Competing in the reality show pushed Stukes to his limit.
“It’s called “The Challenge” for a reason. That whole experience challenged me further than I’ve ever been challenged in anything I’ve ever done. I played pro for 20 years, and I’ve pushed myself over and over and over again to smash through my ceiling,” Stukes said. “This was the furthest I’ve ever pushed myself in anything I’ve ever done in my entire life. Just that first game I curse myself out maybe thousands of times. Pushing myself and hitting that ceiling face first and then smashing through it over and over again, over and over again, in just the first game.”
According to Stukes, the reality show follows the TV show in many ways, but also throws in some curveballs to set it apart from the series. He said the production is huge.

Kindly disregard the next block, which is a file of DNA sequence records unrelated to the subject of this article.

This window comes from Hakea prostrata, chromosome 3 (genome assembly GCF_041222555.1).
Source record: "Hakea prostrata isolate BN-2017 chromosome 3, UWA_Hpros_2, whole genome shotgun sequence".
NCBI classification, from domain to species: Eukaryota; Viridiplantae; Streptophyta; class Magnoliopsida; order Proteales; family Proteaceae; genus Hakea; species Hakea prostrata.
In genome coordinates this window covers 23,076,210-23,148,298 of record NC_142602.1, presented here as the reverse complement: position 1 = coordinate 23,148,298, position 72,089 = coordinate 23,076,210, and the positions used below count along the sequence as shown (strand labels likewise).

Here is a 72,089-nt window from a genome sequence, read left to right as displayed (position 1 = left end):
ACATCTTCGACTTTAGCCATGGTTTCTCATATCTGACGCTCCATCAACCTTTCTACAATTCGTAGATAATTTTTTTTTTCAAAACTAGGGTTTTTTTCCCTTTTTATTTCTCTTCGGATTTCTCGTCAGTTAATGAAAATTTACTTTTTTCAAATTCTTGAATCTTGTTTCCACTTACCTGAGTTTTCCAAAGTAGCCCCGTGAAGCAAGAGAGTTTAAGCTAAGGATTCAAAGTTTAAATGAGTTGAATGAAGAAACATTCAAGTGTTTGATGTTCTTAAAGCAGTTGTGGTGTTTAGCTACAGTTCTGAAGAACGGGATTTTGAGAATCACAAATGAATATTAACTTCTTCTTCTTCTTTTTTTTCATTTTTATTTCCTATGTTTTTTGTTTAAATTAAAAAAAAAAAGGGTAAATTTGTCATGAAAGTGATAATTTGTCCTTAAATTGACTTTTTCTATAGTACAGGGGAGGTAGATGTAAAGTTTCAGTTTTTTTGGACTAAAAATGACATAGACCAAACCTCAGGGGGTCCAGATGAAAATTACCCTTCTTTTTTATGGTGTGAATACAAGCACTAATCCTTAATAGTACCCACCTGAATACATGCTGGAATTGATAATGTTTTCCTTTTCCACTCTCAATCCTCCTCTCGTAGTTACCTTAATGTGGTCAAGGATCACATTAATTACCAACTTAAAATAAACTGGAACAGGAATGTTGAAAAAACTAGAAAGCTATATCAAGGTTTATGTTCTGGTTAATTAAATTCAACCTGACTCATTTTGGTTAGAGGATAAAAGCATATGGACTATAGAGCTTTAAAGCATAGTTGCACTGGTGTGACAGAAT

“It wasn’t superglue and tape. It’s going to blow people’s minds, like it blew ours, because it was very, very, very grand,” Stukes said. “And the staff were phenomenal. They had to deal with 456 people, and they were outnumbered maybe eight or 10 to one. They helped us at every turn. They were courteous and thoughtful and they did all they could.”
As in the TV show, contestants were given only minimal amounts of food during the four and a half weeks of filming. Stukes went in at 255 pounds and came out 221 pounds.
“I came home, I looked at that plate of food that was made for me and I literally cried,” Stukes said. “I was trying to hold it in, but I was just bawling, because it was food.”
The physical challenges were the least of it for Stukes.
“Physically, I’m 6’8”, 250 and I’m ready for anything. But emotionally, mentally, that whole experience pushed me to a level that I never knew. And I thought I knew myself,” Stukes said. “The only thing that could have prepared me for this reality show is life, literally. Like losing people, dealing with that sadness, being empathetic, being sympathetic, and being vulnerable. That was my strength the entire time in the reality show. That was my superpower, being vulnerable and opening up to people, genuinely.”